Principles of Islamic Jurisprudence by MH kamali

Despite the technical differences that might exist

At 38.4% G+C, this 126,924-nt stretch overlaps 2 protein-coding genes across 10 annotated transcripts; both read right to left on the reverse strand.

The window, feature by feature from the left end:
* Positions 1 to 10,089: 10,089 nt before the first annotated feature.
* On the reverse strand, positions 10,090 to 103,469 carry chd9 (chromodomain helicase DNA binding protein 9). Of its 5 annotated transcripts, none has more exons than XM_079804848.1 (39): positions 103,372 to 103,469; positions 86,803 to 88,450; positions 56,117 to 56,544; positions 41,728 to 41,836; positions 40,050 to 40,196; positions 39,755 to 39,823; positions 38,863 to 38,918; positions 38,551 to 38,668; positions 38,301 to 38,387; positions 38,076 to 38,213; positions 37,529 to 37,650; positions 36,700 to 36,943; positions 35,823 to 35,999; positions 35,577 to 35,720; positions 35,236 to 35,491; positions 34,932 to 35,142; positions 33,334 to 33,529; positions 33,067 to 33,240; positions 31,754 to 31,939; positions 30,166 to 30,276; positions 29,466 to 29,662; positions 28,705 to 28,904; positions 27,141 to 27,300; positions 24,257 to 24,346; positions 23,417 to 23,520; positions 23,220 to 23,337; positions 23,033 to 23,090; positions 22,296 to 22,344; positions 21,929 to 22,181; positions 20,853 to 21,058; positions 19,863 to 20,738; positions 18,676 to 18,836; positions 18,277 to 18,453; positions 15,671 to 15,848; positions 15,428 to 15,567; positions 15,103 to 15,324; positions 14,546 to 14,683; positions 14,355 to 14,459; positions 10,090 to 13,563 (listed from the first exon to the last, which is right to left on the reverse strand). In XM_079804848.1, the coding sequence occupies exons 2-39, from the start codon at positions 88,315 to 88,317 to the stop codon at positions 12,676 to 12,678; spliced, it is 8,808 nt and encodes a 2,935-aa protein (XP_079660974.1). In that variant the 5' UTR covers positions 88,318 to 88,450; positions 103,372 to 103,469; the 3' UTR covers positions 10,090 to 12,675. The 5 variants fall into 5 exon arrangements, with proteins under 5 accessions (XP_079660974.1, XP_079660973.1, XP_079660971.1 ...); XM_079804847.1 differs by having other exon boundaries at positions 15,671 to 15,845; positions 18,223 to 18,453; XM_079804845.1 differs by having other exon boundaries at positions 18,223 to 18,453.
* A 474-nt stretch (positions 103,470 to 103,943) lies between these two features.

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Unformatted text preview: hich is not indicated in the text but is arrived at by way of inference. This is to a large extent concurrent with what the Hanafis have termed dalalah al-nass. But the Shafi'is have more to say on dalalah al-mafhum in that they sub-divide this into the two types of mafhum al-muwafaqah (harmonious meaning) and mafhum al-mukhalafah (divergent meaning). The former is an implicit meaning on which the text may be silent but is nevertheless in harmony with its pronounced meaning. This harmonious meaning (mafhum al-muwafaqah) may be equivalent to the pronounced meaning (dalalah al-mantuq), or may be superior to it. If it is the former, it is referred to as lahn al-khitab (parallel meaning) and if the latter, it is known as fahwa al-khitab (superior meaning). For example, to extend the Qur'anic ruling in sura al-Nisa' (4:10) which only forbids 'devouring the property of orphans' to other forms of mismanagement and waste, is a 'parallel' meaning (lahn alkhitab). But to extend the Qur'anic text which forbids the utterance of 'uff', that is the slightest word of contempt, to, for instance, physical abuse of one's parents, is a meaning which is 'superior' to the pronounced meaning of the text. [20. Hitu, Wajiz, p.124; Salih, Mabahith, p. 301.] The validity of these forms of harmonious meanings is approved by the ulema of all schools (except the Zahiris) who are generally in agreement with the basic concept of mafhum al-muwafaqah. But this is not the case with regard to mafhum al-mukhalafah, on which the ulema have disagreed. [21. Badran, Usul, p. 430.] As noted above, mafhum al-mukhalafah diverges from the pronounced meaning (dalalah al-mantuq) of the text, which may, however, be either in harmony or in disharmony with it. It is only when mafhum al-mukhalafah is in harmony with the pronounced meaning of the text that it is accepted as a valid form of interpretation, otherwise it is rejected. For an example of the divergent meaning which is in harmony Principles of Islamic Jurisprudence ~ Kamali 125 with the pronounced meaning of the text, we may refer to the Hadith which provides: 'When the water reaches the level of qullatayn (approximately two feet) it does not carry dirt.' 518.] [22. Ibn Majah, Sunan I, 172, Hadith no. In this way when a polluting substance falls into water of this depth, it is still regarded as clean for purposes of ablution. This is the pronounced, or explicit, meaning of the text. By way of mafhum almukhalafah, it is understood that water below this level is capable of 'retaining' dirt. This is an interpretation which is deemed to be in harmony with the pronounced meaning of the Hadith. Usul, II, 114.] According to the Shafi'is, deduction by way of mafhum al-mukhalafah is acceptable only if it fulfills certain conditions, which are as follows: firstly, that the divergent meaning does not exceed the scope of the pronounced meaning. For example, the Qur'anic ayah which prohibits 'saying uff' to one's parents may not be given a divergent meaning so as to make physical abuse of them permissible. Secondly, that the divergent meaning has not been left out in the first place for a reason such as fear or ignorance; for example, if a man orders his servan...
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